Global X, the New York-based ETF firm known for its niche strategies focused on commodities and the emerging markets, cut the expense ratio on its Global X SuperDividend ETF (NYSEArca: SDIV) by almost half as a consequence of getting rid of business development companies in the fund holdings.
The index provider's jettisoning of so-called BDCs meant Global X was able to stop paying acquired fund fees associated with BDCs, according to a company official. The fund’s expense ratio is now down to the management fee of 0.58 percent from 1.14 percent prior. The acquired fund fees amounted to 56 basis points.
The fee cut puts SDIV very much in the middle of the pack in terms of dividend ETF expense ratios, many of which cost around 0.60 percent. Payout ETFs have been all the rage in the past two years, attracting investors who are worn out by all the market volatility of the past few years and are keen on getting a bit of a cushion in the form of reliable dividends.
Interestingly, Global X’s SDIV launched in June 2011 with an annual expense ratio of 0.79 percent—a figure that reflected the same 0.58 percent management fee plus initial estimates of the acquired fund fees.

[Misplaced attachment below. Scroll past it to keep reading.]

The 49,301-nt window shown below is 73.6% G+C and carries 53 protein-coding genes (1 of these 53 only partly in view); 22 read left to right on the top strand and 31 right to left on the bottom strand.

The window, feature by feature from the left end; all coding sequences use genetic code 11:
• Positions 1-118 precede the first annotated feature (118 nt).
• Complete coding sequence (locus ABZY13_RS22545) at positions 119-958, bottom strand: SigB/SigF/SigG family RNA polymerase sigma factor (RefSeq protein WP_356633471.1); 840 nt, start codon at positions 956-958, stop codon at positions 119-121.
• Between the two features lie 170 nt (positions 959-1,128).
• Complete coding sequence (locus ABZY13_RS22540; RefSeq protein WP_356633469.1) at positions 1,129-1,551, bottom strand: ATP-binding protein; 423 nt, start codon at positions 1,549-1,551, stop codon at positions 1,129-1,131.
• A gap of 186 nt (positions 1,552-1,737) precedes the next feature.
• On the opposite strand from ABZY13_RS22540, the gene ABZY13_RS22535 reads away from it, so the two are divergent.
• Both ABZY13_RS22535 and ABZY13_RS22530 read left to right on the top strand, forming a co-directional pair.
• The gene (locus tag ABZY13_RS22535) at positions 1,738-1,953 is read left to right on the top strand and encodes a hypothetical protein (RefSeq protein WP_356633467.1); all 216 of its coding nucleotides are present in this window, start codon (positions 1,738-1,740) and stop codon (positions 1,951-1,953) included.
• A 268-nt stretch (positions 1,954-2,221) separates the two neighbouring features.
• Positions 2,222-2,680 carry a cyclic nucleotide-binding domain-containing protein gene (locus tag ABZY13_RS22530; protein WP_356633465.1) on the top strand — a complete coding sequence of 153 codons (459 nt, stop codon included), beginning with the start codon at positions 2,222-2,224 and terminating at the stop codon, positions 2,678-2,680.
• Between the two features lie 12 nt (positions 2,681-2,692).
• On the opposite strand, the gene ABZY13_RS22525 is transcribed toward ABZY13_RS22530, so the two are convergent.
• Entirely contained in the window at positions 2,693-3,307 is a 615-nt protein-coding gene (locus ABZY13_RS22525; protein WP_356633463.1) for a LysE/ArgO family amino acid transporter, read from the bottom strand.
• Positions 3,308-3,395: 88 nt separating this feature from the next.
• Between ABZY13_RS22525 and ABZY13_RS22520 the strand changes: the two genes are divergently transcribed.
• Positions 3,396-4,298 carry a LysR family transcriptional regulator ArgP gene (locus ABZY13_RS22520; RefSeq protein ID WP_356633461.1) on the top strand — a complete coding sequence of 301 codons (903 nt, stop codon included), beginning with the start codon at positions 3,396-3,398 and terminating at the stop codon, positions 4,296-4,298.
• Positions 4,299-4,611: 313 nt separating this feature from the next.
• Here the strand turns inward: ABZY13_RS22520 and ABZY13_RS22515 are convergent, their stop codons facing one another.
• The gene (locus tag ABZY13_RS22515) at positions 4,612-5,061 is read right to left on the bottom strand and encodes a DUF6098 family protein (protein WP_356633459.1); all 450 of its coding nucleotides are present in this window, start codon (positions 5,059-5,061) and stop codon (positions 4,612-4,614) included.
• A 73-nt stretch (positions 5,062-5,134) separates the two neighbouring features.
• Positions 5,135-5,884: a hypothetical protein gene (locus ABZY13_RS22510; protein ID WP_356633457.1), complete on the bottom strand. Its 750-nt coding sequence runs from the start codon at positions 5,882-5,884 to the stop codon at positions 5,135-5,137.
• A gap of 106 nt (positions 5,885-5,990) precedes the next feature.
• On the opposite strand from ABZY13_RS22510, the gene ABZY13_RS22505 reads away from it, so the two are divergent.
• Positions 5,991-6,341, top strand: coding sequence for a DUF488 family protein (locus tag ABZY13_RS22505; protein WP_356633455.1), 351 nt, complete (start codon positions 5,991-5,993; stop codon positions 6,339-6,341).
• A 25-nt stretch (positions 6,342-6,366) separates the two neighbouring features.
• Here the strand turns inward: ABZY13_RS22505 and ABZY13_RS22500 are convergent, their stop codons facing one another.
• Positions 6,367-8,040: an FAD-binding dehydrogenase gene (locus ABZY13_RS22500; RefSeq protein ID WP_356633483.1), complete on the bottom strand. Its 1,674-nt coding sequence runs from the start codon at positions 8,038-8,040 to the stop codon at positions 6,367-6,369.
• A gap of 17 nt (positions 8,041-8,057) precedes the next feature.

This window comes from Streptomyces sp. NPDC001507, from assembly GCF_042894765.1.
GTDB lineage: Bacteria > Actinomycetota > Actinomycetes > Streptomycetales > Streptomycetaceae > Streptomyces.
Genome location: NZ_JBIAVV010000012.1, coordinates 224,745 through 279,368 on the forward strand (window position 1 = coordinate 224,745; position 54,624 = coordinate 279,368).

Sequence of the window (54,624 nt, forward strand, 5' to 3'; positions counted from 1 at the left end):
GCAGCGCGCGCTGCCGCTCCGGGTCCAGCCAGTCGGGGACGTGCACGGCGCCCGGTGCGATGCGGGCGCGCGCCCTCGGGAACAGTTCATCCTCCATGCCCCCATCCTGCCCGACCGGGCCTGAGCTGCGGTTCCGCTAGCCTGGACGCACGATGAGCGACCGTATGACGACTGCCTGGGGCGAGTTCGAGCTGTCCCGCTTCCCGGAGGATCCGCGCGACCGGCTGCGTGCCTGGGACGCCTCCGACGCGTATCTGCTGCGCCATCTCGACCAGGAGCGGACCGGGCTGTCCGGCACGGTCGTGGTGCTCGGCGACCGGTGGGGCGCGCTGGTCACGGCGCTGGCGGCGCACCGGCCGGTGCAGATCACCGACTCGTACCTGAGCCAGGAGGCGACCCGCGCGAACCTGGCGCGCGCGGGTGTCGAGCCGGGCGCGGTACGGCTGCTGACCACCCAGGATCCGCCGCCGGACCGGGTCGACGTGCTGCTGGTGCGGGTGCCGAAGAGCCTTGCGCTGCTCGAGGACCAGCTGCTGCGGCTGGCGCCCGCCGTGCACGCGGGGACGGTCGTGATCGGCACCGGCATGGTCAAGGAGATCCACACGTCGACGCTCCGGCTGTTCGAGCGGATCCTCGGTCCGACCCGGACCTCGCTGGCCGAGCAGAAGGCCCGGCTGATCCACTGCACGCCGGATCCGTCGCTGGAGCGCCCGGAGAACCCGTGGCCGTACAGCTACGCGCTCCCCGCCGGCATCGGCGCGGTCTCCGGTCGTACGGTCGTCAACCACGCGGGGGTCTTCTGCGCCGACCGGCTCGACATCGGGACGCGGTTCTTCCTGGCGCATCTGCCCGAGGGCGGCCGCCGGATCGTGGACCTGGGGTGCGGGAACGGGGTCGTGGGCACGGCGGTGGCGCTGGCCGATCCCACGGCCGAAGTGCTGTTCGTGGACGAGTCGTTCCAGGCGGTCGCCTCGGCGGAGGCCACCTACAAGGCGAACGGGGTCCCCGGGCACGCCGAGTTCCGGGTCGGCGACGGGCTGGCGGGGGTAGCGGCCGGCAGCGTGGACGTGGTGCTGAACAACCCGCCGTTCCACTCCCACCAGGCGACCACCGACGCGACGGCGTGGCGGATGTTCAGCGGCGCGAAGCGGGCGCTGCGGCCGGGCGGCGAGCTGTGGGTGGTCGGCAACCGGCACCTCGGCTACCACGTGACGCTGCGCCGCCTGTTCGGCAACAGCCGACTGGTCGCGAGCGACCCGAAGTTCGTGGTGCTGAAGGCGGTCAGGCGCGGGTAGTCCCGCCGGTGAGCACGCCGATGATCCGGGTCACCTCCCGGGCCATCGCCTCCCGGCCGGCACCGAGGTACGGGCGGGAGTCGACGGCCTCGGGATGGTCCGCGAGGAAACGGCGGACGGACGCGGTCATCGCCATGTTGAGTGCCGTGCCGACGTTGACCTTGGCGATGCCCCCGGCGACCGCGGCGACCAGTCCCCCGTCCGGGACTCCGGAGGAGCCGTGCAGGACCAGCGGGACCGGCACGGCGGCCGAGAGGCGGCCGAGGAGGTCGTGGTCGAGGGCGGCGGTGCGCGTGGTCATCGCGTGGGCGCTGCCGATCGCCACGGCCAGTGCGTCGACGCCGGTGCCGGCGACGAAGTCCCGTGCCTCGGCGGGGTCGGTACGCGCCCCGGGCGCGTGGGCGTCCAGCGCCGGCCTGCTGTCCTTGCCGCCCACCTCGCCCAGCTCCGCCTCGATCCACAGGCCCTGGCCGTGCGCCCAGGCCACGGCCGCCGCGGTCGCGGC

“When we launched the fund, the acquired fund fees from the BDCs were estimations, and after the accounting period, they went up,” the Global X official told IndexUniverse in an email exchange, explaining how the expense ratio jumped to 1.14 percent. “The Global X management fee was always at 58 basis points,” the official said.
Today the news is full of stories about the collapsing pound. Not so much.
Real-world tracking difference is incredibly important. So why does nobody look at it?
The latest SPIVA scorecard is pretty depressing news for active managers.
Today’s headlines on these quant/active strategies have us scratching our heads.